When it comes to Secondhand Gems, we prefer to stay within a five-year bracket whenever possible. We’ll stretch that boundary from time to time in special circumstances, though we readily admit that falling back 12 years isn’t so much a stretching of the rules as it is a glaring exception. We would only do this for an extraordinary reason, like, say, showcasing a $230,000 supercar for less than $100,000. And you thought the 911 was a tantalizing temptation.
Truth be told, we’re also stretching the price point a little bit. These cars are varying from the high $90,000 range to upwards of $130,000 depending on mileage and condition. For our purposes we’ll offer up a price of $99,000—spend some time shopping and exercise a bit of patience, and yes, one of these rides can be yours for a five-figure sum. The Diablo may be the most expensive car on this list, but it’s also a full $131,000 less than its original MSRP. If the 911 deal was insane, this is mental on an epic scale.
So, what kind of Lamborghini does one get at that price? One with leather interior, basic gauges, a stereo, a gated five-speed manual transmission, and no appreciable rearward visibility. It’s not terrifically comfortable, not terribly reliable, and because the SV is a two-wheel drive version of the Diablo, it’s not totally stable either. It does, however, have the signature Lamborghini scissor doors, it looks like the love child of Chuck Norris and Angelina Jolie, and it kicks the snot out of everything else on this list in a straight line, thanks to a properly Italian V-12 engine mounted midship. Displacing 5.7 liters, the naturally aspirated mill creates 510 horsepower at a howling 7100 rpm, and it carries the demon spawn well beyond the 200 mph mark. Handling characteristics are surprisingly decent for such a sizable machine, though it’s still a skittish beast to wring out on a road course.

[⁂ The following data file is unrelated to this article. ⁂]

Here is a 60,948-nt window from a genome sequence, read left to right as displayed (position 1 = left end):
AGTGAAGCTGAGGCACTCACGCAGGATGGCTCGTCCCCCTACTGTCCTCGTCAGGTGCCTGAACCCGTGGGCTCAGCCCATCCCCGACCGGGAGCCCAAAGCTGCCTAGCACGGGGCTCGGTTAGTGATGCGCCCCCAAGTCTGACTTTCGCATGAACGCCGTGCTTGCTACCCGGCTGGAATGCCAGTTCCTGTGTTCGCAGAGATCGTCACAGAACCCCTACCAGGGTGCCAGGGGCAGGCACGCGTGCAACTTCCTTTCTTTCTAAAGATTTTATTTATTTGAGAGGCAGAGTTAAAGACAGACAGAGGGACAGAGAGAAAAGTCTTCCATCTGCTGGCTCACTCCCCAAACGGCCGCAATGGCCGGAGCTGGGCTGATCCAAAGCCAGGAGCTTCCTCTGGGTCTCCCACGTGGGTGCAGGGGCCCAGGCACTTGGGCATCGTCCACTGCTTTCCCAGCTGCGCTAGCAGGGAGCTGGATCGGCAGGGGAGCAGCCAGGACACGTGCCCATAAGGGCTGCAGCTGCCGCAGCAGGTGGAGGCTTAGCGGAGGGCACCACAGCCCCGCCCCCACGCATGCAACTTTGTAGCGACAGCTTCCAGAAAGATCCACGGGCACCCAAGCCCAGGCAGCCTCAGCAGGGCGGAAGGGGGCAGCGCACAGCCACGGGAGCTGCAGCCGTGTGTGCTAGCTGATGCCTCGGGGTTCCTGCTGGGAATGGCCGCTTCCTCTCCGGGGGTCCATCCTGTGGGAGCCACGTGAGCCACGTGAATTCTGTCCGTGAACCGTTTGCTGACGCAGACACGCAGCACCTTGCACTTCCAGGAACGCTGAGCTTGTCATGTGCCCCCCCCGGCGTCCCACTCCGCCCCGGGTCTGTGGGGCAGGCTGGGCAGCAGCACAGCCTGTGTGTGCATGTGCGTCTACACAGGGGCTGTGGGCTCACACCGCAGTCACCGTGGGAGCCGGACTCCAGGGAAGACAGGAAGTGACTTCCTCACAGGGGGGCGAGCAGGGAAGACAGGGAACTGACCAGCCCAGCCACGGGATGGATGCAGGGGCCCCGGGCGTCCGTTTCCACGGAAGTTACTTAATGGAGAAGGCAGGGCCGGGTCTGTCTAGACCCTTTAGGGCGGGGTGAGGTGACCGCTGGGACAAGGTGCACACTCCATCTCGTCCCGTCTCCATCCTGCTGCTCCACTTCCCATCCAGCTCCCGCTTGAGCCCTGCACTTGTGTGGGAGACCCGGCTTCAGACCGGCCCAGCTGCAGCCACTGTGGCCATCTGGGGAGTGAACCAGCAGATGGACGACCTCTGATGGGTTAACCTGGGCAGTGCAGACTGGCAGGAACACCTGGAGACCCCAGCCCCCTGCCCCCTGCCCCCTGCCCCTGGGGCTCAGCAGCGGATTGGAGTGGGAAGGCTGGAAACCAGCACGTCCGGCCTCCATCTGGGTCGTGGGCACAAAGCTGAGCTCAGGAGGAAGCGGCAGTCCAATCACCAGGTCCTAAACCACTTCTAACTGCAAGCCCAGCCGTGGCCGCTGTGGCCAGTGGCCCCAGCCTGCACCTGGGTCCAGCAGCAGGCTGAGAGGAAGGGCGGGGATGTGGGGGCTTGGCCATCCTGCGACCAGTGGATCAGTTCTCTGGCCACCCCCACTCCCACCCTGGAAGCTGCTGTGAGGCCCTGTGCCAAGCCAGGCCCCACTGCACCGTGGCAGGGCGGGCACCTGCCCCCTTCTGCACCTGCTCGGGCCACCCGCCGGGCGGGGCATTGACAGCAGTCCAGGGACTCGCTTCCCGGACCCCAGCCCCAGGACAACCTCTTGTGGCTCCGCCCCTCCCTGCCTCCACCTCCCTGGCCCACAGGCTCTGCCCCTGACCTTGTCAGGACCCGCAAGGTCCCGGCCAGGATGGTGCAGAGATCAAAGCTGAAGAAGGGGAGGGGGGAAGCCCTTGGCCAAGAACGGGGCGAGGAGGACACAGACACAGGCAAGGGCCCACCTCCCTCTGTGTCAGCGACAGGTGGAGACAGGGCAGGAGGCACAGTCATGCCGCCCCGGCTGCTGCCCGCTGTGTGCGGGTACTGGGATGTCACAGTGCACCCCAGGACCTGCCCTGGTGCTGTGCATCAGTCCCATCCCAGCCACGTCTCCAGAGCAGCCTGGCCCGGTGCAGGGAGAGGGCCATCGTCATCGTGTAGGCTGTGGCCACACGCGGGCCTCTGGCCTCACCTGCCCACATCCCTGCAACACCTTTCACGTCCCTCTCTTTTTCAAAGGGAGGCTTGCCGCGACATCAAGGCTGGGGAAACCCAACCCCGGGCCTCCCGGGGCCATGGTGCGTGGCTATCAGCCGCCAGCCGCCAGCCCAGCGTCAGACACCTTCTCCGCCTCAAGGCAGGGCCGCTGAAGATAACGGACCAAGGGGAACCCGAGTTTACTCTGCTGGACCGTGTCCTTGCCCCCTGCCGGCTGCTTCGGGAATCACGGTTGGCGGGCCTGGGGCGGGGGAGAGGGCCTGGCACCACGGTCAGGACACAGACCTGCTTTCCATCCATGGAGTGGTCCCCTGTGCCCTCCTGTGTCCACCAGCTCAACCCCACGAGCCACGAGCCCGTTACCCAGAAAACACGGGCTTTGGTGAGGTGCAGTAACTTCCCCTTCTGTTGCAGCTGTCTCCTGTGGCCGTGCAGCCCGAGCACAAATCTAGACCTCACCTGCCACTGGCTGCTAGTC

But that’s not the Diablo’s purpose in life. It was built to be outrageous, and in that respect, it succeeds where all others on this list fail. It doesn’t coddle occupants with luxury bits, or mask lackluster driving skills with a bevy of electronic assists. It’s difficult to drive, even harder to park, and forget about long-distance touring unless your passenger is both a chiropractor and a mechanic. The Diablo isn’t perfect by any means, but in the end, we don’t care. It’s a freakin’ Lambo for less than a hundred grand—where do we sign up?
In the eyes of many, the Diablo is the last of the true supercars in that it’s rude, crude, and completely bonkers. That may be true, though we’ll gladly take the superhuman feeling gained from piloting—not to mention purchasing—any one of these amazing machines.